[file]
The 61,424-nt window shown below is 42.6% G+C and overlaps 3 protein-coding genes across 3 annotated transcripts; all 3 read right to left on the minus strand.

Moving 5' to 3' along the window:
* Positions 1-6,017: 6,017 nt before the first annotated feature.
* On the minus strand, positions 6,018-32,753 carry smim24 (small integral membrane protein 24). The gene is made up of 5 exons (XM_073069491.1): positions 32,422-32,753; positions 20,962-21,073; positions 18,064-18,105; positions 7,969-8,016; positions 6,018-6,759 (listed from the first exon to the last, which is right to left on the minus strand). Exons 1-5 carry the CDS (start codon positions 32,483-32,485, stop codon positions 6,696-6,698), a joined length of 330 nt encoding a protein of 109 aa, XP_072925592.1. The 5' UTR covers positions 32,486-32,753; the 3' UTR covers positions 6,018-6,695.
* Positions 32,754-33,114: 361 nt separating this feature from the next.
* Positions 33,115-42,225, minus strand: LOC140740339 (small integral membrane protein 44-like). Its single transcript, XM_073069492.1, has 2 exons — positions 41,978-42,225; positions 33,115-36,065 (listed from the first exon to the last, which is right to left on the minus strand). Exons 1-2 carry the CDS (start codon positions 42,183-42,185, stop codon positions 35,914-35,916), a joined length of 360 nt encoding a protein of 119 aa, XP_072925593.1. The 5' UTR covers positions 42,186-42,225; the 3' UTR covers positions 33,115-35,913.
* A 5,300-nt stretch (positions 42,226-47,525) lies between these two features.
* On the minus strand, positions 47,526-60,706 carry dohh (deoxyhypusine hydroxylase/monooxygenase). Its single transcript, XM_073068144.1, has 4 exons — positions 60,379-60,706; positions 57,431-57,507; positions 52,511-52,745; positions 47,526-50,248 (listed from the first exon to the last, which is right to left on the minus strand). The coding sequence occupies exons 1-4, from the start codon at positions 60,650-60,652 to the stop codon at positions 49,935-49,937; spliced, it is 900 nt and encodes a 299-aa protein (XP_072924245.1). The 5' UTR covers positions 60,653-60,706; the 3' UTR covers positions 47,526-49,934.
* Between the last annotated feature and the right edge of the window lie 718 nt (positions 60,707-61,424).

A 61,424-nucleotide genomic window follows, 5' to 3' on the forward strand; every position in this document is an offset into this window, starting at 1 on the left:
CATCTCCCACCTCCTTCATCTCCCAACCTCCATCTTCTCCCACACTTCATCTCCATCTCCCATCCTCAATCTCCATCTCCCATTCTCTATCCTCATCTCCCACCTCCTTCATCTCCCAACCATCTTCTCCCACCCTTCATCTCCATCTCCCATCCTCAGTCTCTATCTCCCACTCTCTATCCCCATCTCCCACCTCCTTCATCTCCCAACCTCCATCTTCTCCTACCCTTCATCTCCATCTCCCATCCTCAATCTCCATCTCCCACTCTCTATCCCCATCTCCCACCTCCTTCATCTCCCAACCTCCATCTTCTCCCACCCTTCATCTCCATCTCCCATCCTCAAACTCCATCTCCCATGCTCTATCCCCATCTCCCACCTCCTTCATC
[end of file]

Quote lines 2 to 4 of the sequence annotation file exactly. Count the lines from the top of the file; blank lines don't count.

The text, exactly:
Moving 5' to 3' along the window:
* Positions 1-6,017: 6,017 nt before the first annotated feature.
* On the minus strand, positions 6,018-32,753 carry smim24 (small integral membrane protein 24). The gene is made up of 5 exons (XM_073069491.1): positions 32,422-32,753; positions 20,962-21,073; positions 18,064-18,105; positions 7,969-8,016; positions 6,018-6,759 (listed from the first exon to the last, which is right to left on the minus strand). Exons 1-5 carry the CDS (start codon positions 32,483-32,485, stop codon positions 6,696-6,698), a joined length of 330 nt encoding a protein of 109 aa, XP_072925592.1. The 5' UTR covers positions 32,486-32,753; the 3' UTR covers positions 6,018-6,695.